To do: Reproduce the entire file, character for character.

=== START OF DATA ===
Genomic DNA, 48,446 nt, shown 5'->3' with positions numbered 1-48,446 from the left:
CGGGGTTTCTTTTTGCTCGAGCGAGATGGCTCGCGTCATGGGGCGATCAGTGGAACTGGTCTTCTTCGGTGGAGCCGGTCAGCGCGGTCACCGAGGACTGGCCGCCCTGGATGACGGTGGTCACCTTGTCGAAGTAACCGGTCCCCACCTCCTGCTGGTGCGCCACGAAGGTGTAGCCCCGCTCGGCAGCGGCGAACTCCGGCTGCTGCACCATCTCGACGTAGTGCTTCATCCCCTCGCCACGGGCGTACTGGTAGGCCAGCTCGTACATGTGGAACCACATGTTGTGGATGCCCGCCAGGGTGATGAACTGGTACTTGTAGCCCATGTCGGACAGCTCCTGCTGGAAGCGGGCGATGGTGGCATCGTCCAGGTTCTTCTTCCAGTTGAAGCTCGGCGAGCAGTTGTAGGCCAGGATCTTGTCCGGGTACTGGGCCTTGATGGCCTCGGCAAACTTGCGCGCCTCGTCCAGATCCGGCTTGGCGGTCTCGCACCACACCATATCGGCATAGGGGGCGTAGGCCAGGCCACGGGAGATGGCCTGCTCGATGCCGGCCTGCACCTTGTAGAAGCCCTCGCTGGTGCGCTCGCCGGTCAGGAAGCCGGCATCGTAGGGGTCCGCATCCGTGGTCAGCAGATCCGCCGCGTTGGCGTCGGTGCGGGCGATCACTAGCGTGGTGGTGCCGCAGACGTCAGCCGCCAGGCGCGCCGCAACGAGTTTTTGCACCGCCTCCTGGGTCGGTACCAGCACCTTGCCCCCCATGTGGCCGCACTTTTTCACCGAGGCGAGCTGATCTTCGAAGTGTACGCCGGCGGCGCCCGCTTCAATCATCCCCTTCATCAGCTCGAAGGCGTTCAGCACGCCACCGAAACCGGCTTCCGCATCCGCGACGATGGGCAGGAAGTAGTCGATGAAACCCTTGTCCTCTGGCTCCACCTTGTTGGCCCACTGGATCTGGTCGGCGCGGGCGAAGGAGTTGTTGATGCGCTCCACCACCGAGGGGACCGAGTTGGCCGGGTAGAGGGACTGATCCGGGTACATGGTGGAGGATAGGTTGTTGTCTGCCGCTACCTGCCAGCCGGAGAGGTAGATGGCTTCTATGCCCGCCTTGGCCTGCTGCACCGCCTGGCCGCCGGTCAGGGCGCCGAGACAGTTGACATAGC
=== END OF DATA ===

Genomic DNA, 48,446 nt, shown 5'->3' with positions numbered 1-48,446 from the left:
CGGGGTTTCTTTTTGCTCGAGCGAGATGGCTCGCGTCATGGGGCGATCAGTGGAACTGGTCTTCTTCGGTGGAGCCGGTCAGCGCGGTCACCGAGGACTGGCCGCCCTGGATGACGGTGGTCACCTTGTCGAAGTAACCGGTCCCCACCTCCTGCTGGTGCGCCACGAAGGTGTAGCCCCGCTCGGCAGCGGCGAACTCCGGCTGCTGCACCATCTCGACGTAGTGCTTCATCCCCTCGCCACGGGCGTACTGGTAGGCCAGCTCGTACATGTGGAACCACATGTTGTGGATGCCCGCCAGGGTGATGAACTGGTACTTGTAGCCCATGTCGGACAGCTCCTGCTGGAAGCGGGCGATGGTGGCATCGTCCAGGTTCTTCTTCCAGTTGAAGCTCGGCGAGCAGTTGTAGGCCAGGATCTTGTCCGGGTACTGGGCCTTGATGGCCTCGGCAAACTTGCGCGCCTCGTCCAGATCCGGCTTGGCGGTCTCGCACCACACCATATCGGCATAGGGGGCGTAGGCCAGGCCACGGGAGATGGCCTGCTCGATGCCGGCCTGCACCTTGTAGAAGCCCTCGCTGGTGCGCTCGCCGGTCAGGAAGCCGGCATCGTAGGGGTCCGCATCCGTGGTCAGCAGATCCGCCGCGTTGGCGTCGGTGCGGGCGATCACTAGCGTGGTGGTGCCGCAGACGTCAGCCGCCAGGCGCGCCGCAACGAGTTTTTGCACCGCCTCCTGGGTCGGTACCAGCACCTTGCCCCCCATGTGGCCGCACTTTTTCACCGAGGCGAGCTGATCTTCGAAGTGTACGCCGGCGGCGCCCGCTTCAATCATCCCCTTCATCAGCTCGAAGGCGTTCAGCACGCCACCGAAACCGGCTTCCGCATCCGCGACGATGGGCAGGAAGTAGTCGATGAAACCCTTGTCCTCTGGCTCCACCTTGTTGGCCCACTGGATCTGGTCGGCGCGGGCGAAGGAGTTGTTGATGCGCTCCACCACCGAGGGGACCGAGTTGGCCGGGTAGAGGGACTGATCCGGGTACATGGTGGAGGATAGGTTGTTGTCTGCCGCTACCTGCCAGCCGGAGAGGTAGATGGCTTCTATGCCCGCCTTGGCCTGCTGCACCGCCTGGCCGCCGGTCAGGGCGCCGAGACAGTTGACATAGC